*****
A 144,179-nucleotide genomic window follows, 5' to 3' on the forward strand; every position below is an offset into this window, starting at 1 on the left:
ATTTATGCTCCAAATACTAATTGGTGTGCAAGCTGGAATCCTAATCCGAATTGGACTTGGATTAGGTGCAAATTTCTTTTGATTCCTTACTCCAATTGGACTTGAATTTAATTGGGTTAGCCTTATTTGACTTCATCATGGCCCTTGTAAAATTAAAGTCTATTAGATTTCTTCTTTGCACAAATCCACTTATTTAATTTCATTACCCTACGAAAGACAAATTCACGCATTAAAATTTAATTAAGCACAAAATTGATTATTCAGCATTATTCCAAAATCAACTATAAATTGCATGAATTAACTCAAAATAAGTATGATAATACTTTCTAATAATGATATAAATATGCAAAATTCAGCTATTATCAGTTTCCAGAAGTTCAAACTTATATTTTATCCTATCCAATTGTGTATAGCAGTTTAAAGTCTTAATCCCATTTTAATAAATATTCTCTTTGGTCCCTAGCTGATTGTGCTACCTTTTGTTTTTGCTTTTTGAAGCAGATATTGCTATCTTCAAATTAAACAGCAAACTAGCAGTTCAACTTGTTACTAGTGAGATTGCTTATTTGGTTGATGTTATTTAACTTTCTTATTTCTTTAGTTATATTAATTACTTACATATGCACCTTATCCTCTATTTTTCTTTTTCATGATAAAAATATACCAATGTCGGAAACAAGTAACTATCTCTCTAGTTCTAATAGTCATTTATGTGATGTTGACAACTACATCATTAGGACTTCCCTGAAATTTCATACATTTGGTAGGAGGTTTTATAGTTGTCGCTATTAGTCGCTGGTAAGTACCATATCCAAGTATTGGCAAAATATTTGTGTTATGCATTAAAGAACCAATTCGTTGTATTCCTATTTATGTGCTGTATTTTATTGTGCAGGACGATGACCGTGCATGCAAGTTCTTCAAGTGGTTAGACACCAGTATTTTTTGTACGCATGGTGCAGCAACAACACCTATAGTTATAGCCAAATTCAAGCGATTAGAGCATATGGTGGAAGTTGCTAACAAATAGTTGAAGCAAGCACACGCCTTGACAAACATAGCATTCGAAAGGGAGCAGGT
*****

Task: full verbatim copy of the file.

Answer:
A 144,179-nucleotide genomic window follows, 5' to 3' on the forward strand; every position below is an offset into this window, starting at 1 on the left:
ATTTATGCTCCAAATACTAATTGGTGTGCAAGCTGGAATCCTAATCCGAATTGGACTTGGATTAGGTGCAAATTTCTTTTGATTCCTTACTCCAATTGGACTTGAATTTAATTGGGTTAGCCTTATTTGACTTCATCATGGCCCTTGTAAAATTAAAGTCTATTAGATTTCTTCTTTGCACAAATCCACTTATTTAATTTCATTACCCTACGAAAGACAAATTCACGCATTAAAATTTAATTAAGCACAAAATTGATTATTCAGCATTATTCCAAAATCAACTATAAATTGCATGAATTAACTCAAAATAAGTATGATAATACTTTCTAATAATGATATAAATATGCAAAATTCAGCTATTATCAGTTTCCAGAAGTTCAAACTTATATTTTATCCTATCCAATTGTGTATAGCAGTTTAAAGTCTTAATCCCATTTTAATAAATATTCTCTTTGGTCCCTAGCTGATTGTGCTACCTTTTGTTTTTGCTTTTTGAAGCAGATATTGCTATCTTCAAATTAAACAGCAAACTAGCAGTTCAACTTGTTACTAGTGAGATTGCTTATTTGGTTGATGTTATTTAACTTTCTTATTTCTTTAGTTATATTAATTACTTACATATGCACCTTATCCTCTATTTTTCTTTTTCATGATAAAAATATACCAATGTCGGAAACAAGTAACTATCTCTCTAGTTCTAATAGTCATTTATGTGATGTTGACAACTACATCATTAGGACTTCCCTGAAATTTCATACATTTGGTAGGAGGTTTTATAGTTGTCGCTATTAGTCGCTGGTAAGTACCATATCCAAGTATTGGCAAAATATTTGTGTTATGCATTAAAGAACCAATTCGTTGTATTCCTATTTATGTGCTGTATTTTATTGTGCAGGACGATGACCGTGCATGCAAGTTCTTCAAGTGGTTAGACACCAGTATTTTTTGTACGCATGGTGCAGCAACAACACCTATAGTTATAGCCAAATTCAAGCGATTAGAGCATATGGTGGAAGTTGCTAACAAATAGTTGAAGCAAGCACACGCCTTGACAAACATAGCATTCGAAAGGGAGCAGGT